Another Monday, another very short Zen story. This one comes from The Great Heart Way, a truly remarkable book co-written by the teachers at Great Mountain Zen Center in Lafayette, Colorado, where I first sat.
There was a traveling monk who went from temple to temple carrying a big bag of horse manure over his shoulder. When he arrived at a new temple, he would set his bag down and exclaim, “This place smells like shit!” Then he’d pick up his bag and move on to the next temple and do the same thing, surprised every time.
I hesitated briefly when choosing to post this story: as pithy and humorous as I find it, it could come across as an obvious point rather coarsely expressed. In the end, I decided that this tale embodies quite well the frank earthiness of Zen—and as I mention on the homepage, if I’m not offending someone at some point, I’m probably not doing my job.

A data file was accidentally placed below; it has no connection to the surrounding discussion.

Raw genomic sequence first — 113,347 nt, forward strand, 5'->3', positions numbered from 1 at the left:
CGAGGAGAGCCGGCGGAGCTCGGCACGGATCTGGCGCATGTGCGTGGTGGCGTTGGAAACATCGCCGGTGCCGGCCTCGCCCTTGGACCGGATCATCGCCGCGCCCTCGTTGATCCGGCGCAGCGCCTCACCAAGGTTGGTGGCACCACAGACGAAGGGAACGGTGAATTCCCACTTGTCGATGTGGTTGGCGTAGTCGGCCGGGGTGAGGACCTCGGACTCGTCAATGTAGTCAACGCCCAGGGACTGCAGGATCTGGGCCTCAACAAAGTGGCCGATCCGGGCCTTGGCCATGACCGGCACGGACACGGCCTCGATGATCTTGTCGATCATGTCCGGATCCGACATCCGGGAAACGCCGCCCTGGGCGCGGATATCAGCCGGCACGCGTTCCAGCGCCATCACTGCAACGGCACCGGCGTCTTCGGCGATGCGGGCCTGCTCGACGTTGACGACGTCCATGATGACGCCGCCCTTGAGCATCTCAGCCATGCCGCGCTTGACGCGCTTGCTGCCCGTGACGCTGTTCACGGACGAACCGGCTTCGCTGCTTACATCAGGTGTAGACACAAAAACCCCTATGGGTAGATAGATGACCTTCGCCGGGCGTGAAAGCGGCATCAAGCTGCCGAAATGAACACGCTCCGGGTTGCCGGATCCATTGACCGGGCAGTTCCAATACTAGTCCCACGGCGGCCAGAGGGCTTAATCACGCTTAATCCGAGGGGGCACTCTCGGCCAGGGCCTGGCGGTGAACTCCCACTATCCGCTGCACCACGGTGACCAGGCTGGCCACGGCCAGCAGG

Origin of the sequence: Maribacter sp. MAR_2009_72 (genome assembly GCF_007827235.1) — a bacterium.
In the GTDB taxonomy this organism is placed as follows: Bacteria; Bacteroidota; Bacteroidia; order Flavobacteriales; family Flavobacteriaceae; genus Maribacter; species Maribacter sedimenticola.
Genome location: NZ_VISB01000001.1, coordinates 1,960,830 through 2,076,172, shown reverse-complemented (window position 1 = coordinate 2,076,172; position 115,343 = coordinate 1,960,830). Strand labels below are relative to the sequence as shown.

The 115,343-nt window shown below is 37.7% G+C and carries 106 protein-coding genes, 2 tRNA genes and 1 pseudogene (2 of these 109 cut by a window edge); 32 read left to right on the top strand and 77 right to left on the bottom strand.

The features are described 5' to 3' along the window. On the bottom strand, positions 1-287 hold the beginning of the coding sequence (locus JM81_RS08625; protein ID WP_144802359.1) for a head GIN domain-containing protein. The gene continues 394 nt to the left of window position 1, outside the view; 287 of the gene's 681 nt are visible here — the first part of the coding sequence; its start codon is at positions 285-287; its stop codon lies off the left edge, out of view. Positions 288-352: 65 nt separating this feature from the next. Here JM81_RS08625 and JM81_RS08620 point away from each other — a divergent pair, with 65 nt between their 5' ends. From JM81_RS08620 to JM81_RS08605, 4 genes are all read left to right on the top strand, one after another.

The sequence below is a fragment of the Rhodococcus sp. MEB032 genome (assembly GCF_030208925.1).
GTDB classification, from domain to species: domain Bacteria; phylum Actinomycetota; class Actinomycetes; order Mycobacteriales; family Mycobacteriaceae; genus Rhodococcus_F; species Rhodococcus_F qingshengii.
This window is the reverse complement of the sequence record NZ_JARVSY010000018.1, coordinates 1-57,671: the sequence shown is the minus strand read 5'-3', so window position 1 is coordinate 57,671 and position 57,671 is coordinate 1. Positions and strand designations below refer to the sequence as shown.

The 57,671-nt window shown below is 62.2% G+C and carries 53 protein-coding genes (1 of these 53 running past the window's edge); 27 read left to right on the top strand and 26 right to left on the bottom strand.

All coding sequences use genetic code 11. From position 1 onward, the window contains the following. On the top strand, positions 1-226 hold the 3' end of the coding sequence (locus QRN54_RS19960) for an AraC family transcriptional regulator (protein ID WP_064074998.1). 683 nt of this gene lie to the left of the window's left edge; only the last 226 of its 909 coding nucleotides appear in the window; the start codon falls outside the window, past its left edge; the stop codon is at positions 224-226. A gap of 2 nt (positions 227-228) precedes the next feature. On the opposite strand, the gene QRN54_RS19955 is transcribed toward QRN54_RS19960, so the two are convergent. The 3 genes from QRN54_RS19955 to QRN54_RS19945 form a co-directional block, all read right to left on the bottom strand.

For me this story is pertinent not only because of my deepening interest in Zen, but even more, my ongoing quest to find a more fulfilling life situation, one that more fully approaches my magic mantra of Money, Mission, Mate, and Home. Nearly eight months since I pulled up stakes and left Denver for Austin, I’m still questioning whether the pastures here are, in fact, as green as they seemed back then. I’m not surprised to find that the big bag draped over my shoulder smells the same here as it did back there, and I’d sure like to avoid the example of the monk in this story.
Wherever we go, a great deal of what we see is precisely what we bring with us. Our own issues invariably get projected onto new horizons, as our habits find new ways to play themselves out. A change of scenery can surely shake things up, give us new perspectives; but the bits inside the kaleidoscope are still the same. In my experience, albeit limited, Zen meditation can help settle the endless twisting and turning of our mind’s kaleidoscope, giving us glimpses of a clearer vision.
Regardless of whether you meditate, pray, or pursue a different path, it seems to me that the more we can acknowledge our own participation in the unsatisfactory things we see around us, the better. To paraphrase the credit card commercial, what’s in your bag?